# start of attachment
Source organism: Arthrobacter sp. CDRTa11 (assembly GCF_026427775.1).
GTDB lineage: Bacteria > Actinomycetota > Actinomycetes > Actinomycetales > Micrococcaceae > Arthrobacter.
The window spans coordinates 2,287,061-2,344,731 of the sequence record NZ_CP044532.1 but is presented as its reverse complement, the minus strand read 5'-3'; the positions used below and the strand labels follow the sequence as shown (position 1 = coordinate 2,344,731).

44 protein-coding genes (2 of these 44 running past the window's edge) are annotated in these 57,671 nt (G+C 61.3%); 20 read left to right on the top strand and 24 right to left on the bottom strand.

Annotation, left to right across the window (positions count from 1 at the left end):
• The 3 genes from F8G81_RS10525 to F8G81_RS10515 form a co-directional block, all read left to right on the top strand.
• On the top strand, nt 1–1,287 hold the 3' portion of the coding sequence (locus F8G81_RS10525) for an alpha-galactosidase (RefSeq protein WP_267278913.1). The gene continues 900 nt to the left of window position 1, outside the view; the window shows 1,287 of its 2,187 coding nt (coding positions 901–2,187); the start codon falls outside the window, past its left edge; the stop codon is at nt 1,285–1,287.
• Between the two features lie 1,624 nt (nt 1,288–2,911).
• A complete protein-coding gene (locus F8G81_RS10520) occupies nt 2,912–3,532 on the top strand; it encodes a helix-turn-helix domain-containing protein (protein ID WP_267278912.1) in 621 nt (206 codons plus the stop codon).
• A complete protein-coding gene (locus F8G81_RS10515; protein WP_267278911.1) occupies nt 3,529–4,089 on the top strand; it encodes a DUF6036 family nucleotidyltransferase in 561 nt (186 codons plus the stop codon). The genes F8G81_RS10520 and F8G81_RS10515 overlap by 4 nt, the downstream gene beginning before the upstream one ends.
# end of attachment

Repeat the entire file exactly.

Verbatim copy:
Source organism: Arthrobacter sp. CDRTa11 (assembly GCF_026427775.1).
GTDB lineage: Bacteria > Actinomycetota > Actinomycetes > Actinomycetales > Micrococcaceae > Arthrobacter.
The window spans coordinates 2,287,061-2,344,731 of the sequence record NZ_CP044532.1 but is presented as its reverse complement, the minus strand read 5'-3'; the positions used below and the strand labels follow the sequence as shown (position 1 = coordinate 2,344,731).

44 protein-coding genes (2 of these 44 running past the window's edge) are annotated in these 57,671 nt (G+C 61.3%); 20 read left to right on the top strand and 24 right to left on the bottom strand.

Annotation, left to right across the window (positions count from 1 at the left end):
• The 3 genes from F8G81_RS10525 to F8G81_RS10515 form a co-directional block, all read left to right on the top strand.
• On the top strand, nt 1–1,287 hold the 3' portion of the coding sequence (locus F8G81_RS10525) for an alpha-galactosidase (RefSeq protein WP_267278913.1). The gene continues 900 nt to the left of window position 1, outside the view; the window shows 1,287 of its 2,187 coding nt (coding positions 901–2,187); the start codon falls outside the window, past its left edge; the stop codon is at nt 1,285–1,287.
• Between the two features lie 1,624 nt (nt 1,288–2,911).
• A complete protein-coding gene (locus F8G81_RS10520) occupies nt 2,912–3,532 on the top strand; it encodes a helix-turn-helix domain-containing protein (protein ID WP_267278912.1) in 621 nt (206 codons plus the stop codon).
• A complete protein-coding gene (locus F8G81_RS10515; protein WP_267278911.1) occupies nt 3,529–4,089 on the top strand; it encodes a DUF6036 family nucleotidyltransferase in 561 nt (186 codons plus the stop codon). The genes F8G81_RS10520 and F8G81_RS10515 overlap by 4 nt, the downstream gene beginning before the upstream one ends.